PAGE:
Green building — taking it mainstream
By Robert Colman
Buildings represent about 35 per cent or more of North America’s greenhouse gas emissions, and they are one of the few sectors where it’s possible to get quick reductions of those GHGs in a cost-effective, economically viable way. This is a message that was emphasized by a report released by the Commission for Environmental Cooperation (CEC) the week of Globe 2008. The proof of what can be achieved through truly intelligent design was demonstrated in presentations by a number of Canadian architects at the conference in Vancouver.
By Robert Colman
Revamping the design approach
The CEC is an international organization created by Canada, Mexico, and the United States under the North American Agreement on Environmental Cooperation to address regional environmental concerns and help prevent potential trade and environmental conflicts. The report was entitled Green Building in North America: Opportunities and Challenges.
John Westeinde, chair of the advisory group for green buildings in North America, which put together the report, emphasized that it was written in the hopes of elevating the importance of green building and what it can achieve in the policy making processes in Canada, Mexico and the U.S.
Despite all that is known about green building practices within the industry, it’s still not considered a front-and-centre issue, suggests Westeinde. And yet, as he noted during a panel discussion at Globe, “it’s very achievable to reduce as much carbon as is produced in the transportation sector as a whole in the U.S. today. And it can be done in an economically positive way. With buildings, it’s not technology, it’s just back-to-basics conservation-oriented design where the bulk of achievements can be made.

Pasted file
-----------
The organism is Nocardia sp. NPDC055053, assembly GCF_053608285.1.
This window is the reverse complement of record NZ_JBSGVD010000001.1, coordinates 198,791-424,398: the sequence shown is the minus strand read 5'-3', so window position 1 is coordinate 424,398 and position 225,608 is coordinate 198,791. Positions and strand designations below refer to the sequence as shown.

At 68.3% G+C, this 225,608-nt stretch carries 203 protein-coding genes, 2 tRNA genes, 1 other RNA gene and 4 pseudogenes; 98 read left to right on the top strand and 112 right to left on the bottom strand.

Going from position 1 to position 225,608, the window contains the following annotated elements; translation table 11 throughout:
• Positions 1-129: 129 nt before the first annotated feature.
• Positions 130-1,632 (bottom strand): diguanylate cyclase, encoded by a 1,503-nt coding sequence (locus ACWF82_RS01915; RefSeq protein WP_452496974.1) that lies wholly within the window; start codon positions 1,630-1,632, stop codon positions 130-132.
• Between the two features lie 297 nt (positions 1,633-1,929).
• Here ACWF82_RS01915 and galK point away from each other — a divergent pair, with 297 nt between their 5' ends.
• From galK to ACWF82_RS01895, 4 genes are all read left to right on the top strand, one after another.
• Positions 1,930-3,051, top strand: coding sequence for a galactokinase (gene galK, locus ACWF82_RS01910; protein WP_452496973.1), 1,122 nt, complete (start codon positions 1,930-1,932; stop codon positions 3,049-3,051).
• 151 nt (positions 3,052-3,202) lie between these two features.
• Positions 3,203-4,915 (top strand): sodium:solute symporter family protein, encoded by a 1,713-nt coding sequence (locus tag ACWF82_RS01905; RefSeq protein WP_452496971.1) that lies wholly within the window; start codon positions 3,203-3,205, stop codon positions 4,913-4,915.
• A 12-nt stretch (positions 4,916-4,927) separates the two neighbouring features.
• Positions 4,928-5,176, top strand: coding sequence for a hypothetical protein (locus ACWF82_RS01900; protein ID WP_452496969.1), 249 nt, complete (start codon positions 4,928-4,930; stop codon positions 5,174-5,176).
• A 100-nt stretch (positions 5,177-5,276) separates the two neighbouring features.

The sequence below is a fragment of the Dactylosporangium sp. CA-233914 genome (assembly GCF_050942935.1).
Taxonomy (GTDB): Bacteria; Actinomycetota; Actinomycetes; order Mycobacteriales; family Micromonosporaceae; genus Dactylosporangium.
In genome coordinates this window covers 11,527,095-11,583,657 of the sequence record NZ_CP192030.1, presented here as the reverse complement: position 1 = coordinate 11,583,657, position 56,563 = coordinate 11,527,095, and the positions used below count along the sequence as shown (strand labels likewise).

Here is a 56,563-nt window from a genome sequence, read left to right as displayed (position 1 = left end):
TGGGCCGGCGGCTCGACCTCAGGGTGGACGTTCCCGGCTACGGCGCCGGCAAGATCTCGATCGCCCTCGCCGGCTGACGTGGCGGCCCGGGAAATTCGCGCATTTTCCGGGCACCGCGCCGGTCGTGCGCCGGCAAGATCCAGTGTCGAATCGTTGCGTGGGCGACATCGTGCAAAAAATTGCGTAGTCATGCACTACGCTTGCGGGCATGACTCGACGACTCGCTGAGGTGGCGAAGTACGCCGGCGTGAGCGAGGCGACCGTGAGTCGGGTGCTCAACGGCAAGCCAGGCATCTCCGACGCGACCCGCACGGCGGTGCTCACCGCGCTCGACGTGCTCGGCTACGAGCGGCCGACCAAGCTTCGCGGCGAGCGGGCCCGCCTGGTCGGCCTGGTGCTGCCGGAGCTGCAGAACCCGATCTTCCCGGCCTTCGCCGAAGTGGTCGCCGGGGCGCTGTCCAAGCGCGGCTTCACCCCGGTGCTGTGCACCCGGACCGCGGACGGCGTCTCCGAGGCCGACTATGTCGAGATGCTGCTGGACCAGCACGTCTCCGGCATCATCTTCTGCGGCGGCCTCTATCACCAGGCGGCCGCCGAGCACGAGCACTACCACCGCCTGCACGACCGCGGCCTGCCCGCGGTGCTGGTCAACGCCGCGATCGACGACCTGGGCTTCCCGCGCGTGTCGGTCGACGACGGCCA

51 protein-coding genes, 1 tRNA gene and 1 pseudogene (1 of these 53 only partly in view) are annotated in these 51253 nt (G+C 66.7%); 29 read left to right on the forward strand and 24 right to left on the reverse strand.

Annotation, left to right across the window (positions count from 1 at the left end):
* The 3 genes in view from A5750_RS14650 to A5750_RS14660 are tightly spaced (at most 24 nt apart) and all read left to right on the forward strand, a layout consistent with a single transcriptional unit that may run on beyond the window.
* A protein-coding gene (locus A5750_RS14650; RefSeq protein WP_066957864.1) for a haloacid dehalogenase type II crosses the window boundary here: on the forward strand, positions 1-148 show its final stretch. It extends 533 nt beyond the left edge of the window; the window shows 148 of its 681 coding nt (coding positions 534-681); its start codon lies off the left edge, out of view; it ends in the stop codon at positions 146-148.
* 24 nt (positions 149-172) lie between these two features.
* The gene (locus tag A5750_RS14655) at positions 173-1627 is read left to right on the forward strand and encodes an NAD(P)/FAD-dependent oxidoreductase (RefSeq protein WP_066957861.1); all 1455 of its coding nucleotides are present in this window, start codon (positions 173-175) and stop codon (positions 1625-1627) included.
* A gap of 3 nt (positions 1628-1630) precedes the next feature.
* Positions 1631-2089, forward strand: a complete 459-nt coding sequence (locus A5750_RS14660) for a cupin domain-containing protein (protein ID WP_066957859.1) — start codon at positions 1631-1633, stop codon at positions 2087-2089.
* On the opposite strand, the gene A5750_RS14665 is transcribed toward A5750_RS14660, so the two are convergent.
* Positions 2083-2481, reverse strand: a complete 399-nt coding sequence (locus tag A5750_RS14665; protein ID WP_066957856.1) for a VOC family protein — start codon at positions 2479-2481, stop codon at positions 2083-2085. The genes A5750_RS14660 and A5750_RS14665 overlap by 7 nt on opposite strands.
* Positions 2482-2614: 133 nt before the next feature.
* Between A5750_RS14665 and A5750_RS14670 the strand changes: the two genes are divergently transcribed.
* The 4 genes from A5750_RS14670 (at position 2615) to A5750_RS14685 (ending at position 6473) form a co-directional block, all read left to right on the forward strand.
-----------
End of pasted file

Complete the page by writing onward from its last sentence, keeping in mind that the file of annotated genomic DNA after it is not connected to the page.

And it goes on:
“We’re stuck in an approach to designing that works to the minimum standard and to the highest use of equipment to make sure that there’s never a failure,” he continued. “That creates a substantial amount of over-design, versus really looking at a systems integrated approach of thinking, how do we design to maximum efficiency? That’s where the change of culture needs to happen in our building codes and policies and regulations.”
The problem, according to the report, is that we currently design buildings for the lowest capital costs we can from a construction point of view, rather than considering the life cycle cost of the building.
The challenge is also in the execution of designs. As Kevin Hydes, chair of the World Green Building Council, noted in the same panel discussion, “if we don’t get the electricians and plumbers and carpenters to transform within their businesses, then we won’t succeed in what we are trying to do, which is to transform the building industry.”
Hydes, who also serves as vice-president of buildings engineering and sector leader for sustainable design at Stantec, is busy pushing the green building agenda worldwide. With green building councils now being established around the world, the hope is that leaders in each market will push innovative green building ideas, and gradually shift the market in a more sustainable direction.
Integration beyond the envelope
In Canada, there are a few innovative developers that are pushing green building to its obvious extreme — the net zero building or development, a development that is essentially carbon neutral, or essentially uses no power from the grid.
As Peter Busby, principal and managing director of architectural firm Busby Perkins + Will, stated during a net zero energy session at Globe, over the last 15 years of practice, architects have developed their understanding of sustainable design substantially.
“It’s common in our practice and among other architects to be able to reduce energy consumption by 50-60 per cent,” he noted. “We can do that typically with the usual budgets. But to get to carbon neutral you have to do much better.”